The purpose of any program of continuing judicial education is to provide a process…to improve judicial performance, and thereby, the quality of justice,” according to a 1993 University of New South Wales law journal article on the need for judicial education.
The relatively new and increasingly used word unretirement conjures up many different thoughts and emotions.
A message to NASJE members from Joseph Sawyer.
Let’s welcome our new members.
The Judicial Education office of the Nevada Supreme Court recently welcomed Gary Turner as the new judicial education manager.
The latest E-SJI News.
More organizations are providing trainings and conducting meetings on-line, because it is cost-effective and efficient for participants and faculty.
NASJE’s Northeast Region held a regional meeting at the NASJE 2011 Conference.
The closing plenary session at the 2011 NASJE Annual Conference explored the use, benefit and impact of curriculum-based planning on the justice system.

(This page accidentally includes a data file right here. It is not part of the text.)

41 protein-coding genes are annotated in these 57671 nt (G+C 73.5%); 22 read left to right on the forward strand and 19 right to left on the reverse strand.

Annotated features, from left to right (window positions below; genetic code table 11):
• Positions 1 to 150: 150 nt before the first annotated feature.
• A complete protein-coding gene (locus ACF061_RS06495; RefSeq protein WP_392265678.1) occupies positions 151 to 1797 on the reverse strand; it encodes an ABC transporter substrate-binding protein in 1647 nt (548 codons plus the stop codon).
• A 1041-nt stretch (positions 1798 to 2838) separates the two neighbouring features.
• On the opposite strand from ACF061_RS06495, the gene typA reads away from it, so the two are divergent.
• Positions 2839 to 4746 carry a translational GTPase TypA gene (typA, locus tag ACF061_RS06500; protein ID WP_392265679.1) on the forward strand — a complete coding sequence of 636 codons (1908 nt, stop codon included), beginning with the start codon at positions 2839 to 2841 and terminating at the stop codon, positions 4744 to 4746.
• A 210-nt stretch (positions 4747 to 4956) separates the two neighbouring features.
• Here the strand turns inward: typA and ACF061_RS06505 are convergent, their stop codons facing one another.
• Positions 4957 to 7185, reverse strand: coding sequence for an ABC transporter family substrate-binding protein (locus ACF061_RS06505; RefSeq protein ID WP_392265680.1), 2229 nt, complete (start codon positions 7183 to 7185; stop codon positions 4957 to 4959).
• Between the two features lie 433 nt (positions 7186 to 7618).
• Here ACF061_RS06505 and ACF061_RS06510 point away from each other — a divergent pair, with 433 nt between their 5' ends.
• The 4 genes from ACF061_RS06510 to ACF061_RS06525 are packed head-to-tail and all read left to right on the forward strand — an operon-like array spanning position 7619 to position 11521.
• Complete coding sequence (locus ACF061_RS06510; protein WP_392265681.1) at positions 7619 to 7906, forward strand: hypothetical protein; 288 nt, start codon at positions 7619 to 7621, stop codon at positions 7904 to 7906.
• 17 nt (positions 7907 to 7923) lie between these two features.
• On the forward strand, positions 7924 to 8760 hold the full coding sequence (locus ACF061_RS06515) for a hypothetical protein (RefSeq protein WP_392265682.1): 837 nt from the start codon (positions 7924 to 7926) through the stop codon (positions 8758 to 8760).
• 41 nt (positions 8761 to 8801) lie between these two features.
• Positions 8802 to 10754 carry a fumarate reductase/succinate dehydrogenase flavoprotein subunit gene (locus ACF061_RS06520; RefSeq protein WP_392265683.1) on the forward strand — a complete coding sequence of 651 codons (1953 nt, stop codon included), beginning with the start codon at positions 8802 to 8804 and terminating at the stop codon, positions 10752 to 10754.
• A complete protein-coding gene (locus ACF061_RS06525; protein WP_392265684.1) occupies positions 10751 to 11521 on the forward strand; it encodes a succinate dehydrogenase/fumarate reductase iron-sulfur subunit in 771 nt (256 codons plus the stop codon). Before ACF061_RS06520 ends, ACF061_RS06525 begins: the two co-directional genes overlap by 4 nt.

Thiagi Gameletter: Seriously fun activities for trainers, facilitators, performance consultants, and managers.
A publication of the Judicial Conference of Indiana, Judicial Balance includes stories and insights.
NASJE’s Southeast Region held a regional meeting at the NASJE 2011 Conference.
NASJE’s Midwest Region held a regional meeting at the NASJE 2011 Conference.
The attendees discussed several topics: distance learning, curriculum development vs. event-based planning, participation of committees of court managers and staff in governance and education planning, use by attendees at education programs of an electronic device such as a BlackBerry.
Tom Langhorne of Virginia explained the roles logic, personality, life experiences, and values play in decision making.
The session was an interesting discussion of recent breakthroughs into the physical manifestation of cognitive/emotional behaviors, and a quick journey through articles and other literature and cinema that reveal, and teach us about, our implicit biases and emotional intelligence.
Theresa Robinson focused on burnout in the workplace, and she had the perfect audience for this topic—judicial educators, court personnel, and judicial officers.